(equal (assoc-eq 'expt (code s)) (expt-program))
(equal (assoc-eq 'times (code s)) (times-program))
(not (halt s)))
(equal (sm s
(ctimes m4
(cplus 2 (cplus (times-clock m3) 3))))
(modify s
:mem (expt-fn-mem s)))))))
; The theorem prover is now set up to prove that expt is correct
; without further assistance. (But you must not underestimate how
; clever this assistance has been to make this possible!)
(defthm expt-correct
(implies (and (statep s0)
(< 4 (len (mem s0)))
(equal i (get 0 (mem s0)))
(equal j (get 1 (mem s0)))
(<= 0 i)
(<= 0 j)
(equal (current-instruction s0) '(call expt))
(equal (assoc-eq 'expt (code s0)) (expt-program))
(equal (assoc-eq 'times (code s0)) (times-program))
(not (halt s0)))
(equal (sm s0 (expt-clock i j))
(modify s0
:pc (pc+1 (pc s0))
:mem
(if (zp j)
(put 1 (expt i j)
(put 3 i
(put 4 0 (mem s0))))
(put 0 0
(put 1 (expt i j)
(put 2 (expt i j)
(put 3 i
(put 4 0 (mem s0)))))))))))
; Symbolic Simulation Examples:
; The examples shown below were added for the symbolic simulation paper.
(defun pi nil
'(TIMES (MOVI 2 0)
(JUMPZ 0 5)
(ADD 2 1)
(SUBI 0 1)
(JUMP 1)
(RET)))
(defun alpha ()
(st :pc '(TIMES . 0)
:stk nil
:mem (list 7 11 3 4 5)
:halt nil
:code `(,(pi))))
(defun beta (i j x y z)
(st :pc '(TIMES . 0)
:stk nil
:mem (list i j x y z)
:halt nil
:code `(,(pi))))
(defthm get-list
(and (equal (get 0 (cons u v)) u)
(implies (and (natp n)
(syntaxp (quotep n)))
(equal (get (+ 1 n) (cons u v))
(get n v))))
:hints (("Goal" :in-theory (enable get))))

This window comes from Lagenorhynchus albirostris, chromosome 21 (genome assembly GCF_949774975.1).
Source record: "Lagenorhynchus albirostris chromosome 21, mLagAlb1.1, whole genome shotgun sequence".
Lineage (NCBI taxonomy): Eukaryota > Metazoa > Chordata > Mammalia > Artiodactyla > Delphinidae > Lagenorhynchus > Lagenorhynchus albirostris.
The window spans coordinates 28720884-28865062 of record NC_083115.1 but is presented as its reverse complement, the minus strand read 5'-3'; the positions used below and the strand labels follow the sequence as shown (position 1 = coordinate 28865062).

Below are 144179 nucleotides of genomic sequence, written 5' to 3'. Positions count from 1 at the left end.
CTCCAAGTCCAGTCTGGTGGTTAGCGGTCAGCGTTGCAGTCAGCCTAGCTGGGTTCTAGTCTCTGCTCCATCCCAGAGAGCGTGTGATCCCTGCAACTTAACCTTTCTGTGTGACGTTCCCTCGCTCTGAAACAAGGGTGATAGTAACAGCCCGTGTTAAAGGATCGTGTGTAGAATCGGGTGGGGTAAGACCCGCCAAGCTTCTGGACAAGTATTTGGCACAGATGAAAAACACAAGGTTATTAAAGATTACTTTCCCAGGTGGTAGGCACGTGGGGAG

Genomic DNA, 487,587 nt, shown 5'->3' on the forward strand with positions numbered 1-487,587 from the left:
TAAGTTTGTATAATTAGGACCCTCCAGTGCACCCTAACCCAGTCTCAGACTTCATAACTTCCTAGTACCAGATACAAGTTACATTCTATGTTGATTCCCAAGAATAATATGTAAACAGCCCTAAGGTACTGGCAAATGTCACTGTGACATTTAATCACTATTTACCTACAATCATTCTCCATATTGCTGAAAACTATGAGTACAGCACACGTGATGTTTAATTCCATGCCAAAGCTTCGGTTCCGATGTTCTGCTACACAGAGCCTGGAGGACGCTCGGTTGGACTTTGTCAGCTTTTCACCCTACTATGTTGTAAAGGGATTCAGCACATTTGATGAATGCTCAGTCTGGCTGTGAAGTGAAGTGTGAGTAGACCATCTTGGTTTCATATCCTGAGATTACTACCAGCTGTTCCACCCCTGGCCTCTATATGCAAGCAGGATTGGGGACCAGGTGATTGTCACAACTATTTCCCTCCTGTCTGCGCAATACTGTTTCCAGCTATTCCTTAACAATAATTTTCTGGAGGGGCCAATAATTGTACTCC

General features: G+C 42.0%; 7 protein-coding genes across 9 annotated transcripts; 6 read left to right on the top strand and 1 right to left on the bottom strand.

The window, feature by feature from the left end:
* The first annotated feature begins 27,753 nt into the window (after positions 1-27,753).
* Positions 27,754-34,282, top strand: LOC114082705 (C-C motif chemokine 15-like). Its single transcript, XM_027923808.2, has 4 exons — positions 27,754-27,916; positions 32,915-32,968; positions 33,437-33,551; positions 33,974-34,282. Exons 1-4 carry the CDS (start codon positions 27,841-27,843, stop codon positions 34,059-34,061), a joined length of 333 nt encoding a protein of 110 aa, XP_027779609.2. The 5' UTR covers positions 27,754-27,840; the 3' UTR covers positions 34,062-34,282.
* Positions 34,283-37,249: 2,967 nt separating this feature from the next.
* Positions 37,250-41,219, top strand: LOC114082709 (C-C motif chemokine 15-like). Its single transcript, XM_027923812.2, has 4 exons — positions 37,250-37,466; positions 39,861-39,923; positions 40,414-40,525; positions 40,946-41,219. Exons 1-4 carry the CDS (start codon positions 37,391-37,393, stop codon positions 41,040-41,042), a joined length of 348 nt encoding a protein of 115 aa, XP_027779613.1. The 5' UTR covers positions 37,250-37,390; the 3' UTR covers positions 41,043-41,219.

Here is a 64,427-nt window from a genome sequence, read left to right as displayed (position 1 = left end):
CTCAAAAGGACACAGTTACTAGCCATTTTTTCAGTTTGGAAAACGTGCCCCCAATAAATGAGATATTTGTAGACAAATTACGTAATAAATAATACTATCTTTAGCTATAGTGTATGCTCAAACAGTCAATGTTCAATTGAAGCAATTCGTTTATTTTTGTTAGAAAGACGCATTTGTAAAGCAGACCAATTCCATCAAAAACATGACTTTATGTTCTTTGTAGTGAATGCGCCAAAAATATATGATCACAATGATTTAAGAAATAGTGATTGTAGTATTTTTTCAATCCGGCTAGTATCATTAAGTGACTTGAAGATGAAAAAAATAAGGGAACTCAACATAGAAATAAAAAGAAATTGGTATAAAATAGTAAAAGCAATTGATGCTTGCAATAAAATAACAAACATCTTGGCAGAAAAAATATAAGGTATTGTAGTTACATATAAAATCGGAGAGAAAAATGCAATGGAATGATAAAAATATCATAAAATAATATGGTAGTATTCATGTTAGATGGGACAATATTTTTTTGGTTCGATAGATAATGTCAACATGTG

; The following rule probably lets us symbolically simulate faster, but
; I haven't conducted any tests to confirm this.
(defthm get-list-5
(and (equal (get 4 (list i j x y z)) z)
(equal (get 3 (list i j x y z)) y)
(equal (get 2 (list i j x y z)) x)
(equal (get 1 (list i j x y z)) j)
(equal (get 0 (list i j x y z)) i)))
(defmacro ints (&rest args)
(cond ((endp args)
t)
((endp (cdr args))
`(integerp ,(car args)))
(t `(and (integerp ,(car args)) (ints ,@(cdr args))))))
; In the paper, examples of symbolic simulation are given as
; non-theorems involving the variable symbol v. But I can't put such
; non-theorems into a certified book. So I have replaced v by the
; desired final state. These examples therefore do not necessarily
; represent symbolic simulation. (For example, they could be proved
; by transforming the right-hand side into the left (!) rather than
; vice versa. But if you replace the right-hand side states below by
; the new variable v you will see failed proofs in which v is to be
; proved equal to the right-hand sides given here.
(defthm example-symsim-1
(implies (and (ints i j x y z)
(< 0 i))
(equal (sm (beta i j x y z) 4)
(ST :pc '(TIMES . 4)
:stk NIL
:mem (LIST (+ -1 I) J J Y Z)
:halt NIL
:code `(,(pi)))))
:rule-classes nil)
(defthm example-symsim-2
(implies (and (ints i j x y z)
(< 1 i))
(equal (sm (beta i j x y z) (+ 4 4))
(st :pc '(TIMES . 4)
:stk nil